News World Donald Trump finally condemns ‘evil’ racism after Charlottesville

Donald Trump finally condemns ‘evil’ racism after Charlottesville

Donald Trump
Donald Trump said that hatred and bigotry "has no place in America". Photo: Getty
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US President Donald Trump has finally condemned “evil” racism in response to the deadly violence in Charlottesville, Virginia, after criticism that his initial response to the tragedy was insufficient.

Speaking from the Diplomatic Room at the White House on Tuesday morning (AEST), President Trump said that hatred and bigotry “has no place in America” while labelling racism as “evil” and specifically naming the Klu Klux Klan, neo-Nazis and other hate groups

“Racism is evil, and those who cause violence in its name are criminals and thugs, including the KKK, neo-Nazis, white supremacists and other hate groups that are repugnant to everything we hold dear as Americans,” he said.

“We are a nation founded on the truth that all of us are created equal,” he said.

His address at a hastily scheduled White House event came after meeting with FBI Director Christopher Wray and Attorney General Jeff Sessions to discuss the Department of Justice’s civil rights investigation into the attack.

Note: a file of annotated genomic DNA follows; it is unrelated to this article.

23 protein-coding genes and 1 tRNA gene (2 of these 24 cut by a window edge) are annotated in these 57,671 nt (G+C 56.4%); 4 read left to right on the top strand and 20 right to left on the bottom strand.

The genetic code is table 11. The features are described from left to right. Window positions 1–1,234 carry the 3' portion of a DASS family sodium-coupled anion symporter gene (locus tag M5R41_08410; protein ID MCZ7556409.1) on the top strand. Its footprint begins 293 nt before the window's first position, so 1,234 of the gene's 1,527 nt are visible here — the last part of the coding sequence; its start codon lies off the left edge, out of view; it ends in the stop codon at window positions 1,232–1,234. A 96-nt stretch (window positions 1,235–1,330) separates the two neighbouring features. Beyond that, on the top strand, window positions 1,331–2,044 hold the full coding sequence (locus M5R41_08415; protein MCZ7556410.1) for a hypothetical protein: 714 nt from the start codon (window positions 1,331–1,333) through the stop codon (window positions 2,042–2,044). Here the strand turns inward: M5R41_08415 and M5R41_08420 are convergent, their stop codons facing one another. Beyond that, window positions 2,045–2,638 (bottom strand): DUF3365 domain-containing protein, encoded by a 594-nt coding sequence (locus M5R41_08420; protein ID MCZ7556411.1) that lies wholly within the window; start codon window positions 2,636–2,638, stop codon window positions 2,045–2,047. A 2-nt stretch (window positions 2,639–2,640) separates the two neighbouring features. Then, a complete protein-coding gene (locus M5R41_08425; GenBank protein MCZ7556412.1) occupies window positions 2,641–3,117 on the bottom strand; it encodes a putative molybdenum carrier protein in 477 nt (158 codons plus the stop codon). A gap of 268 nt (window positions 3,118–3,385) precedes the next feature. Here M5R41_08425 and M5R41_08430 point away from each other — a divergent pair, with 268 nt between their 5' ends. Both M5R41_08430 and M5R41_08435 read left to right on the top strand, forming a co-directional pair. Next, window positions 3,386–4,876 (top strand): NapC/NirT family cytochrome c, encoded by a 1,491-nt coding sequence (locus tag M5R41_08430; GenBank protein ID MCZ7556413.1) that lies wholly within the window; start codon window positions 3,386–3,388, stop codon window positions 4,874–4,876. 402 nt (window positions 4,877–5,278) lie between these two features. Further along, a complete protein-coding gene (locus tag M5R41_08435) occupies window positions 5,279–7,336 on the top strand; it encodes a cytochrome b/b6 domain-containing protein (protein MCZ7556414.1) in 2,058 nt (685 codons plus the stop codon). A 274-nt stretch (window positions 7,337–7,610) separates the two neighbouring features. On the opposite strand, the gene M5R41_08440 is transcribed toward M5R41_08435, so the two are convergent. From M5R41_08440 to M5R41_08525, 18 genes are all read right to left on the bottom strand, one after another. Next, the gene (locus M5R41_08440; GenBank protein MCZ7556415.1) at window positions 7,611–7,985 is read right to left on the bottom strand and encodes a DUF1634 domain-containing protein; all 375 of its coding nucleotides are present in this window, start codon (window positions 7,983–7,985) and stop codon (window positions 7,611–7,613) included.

President Trump said the Department of Justice investigation “will spare no resource fighting so every American child can grow up free from violence and fear”.

The President did not take questions after delivering the brief statement. Reporters asked him why it had taken until Monday to make such a statement.

President Trump had been under pressure to call out white supremacist groups after delivering remarks on Saturday in which he condemned the violence and bigotry from “many sides”.

He did mention by name Heather Heyer, who was killed after she was struck by a vehicle whose driver crashed into a crowd of counter demonstrators.

The driver, James Alex Fields, has been charged with second-degree murder. He was denied bail in a brief court hearing Tuesday morning.

The President also mentioned the two state troopers who were killed in a helicopter crash near Charlottesville.

They had been assisting local law enforcement in trying to control the unrest.

President Trump said that the three “fallen Americans” are people who “embody the goodness and decency of our nation”.

“In times such as these, America has always shown its true character,” he said. “Responding to hate with love, division with unity and violence with an unwavering resolve for justice.”

The white supremacist groups staged demonstrations at the University of Virginia on Friday and in downtown Charlottesville on Saturday.

They were holding a “Unite the Right” rally, to protest the Charlottesville City Council’s decision to remove a statute of Robert E. Lee, the Civil War general.

Some of the demonstrators wore Make America Great Again hats, and those participating included David Duke, who told reporters that they were would to “fulfil the promises” of President Trump.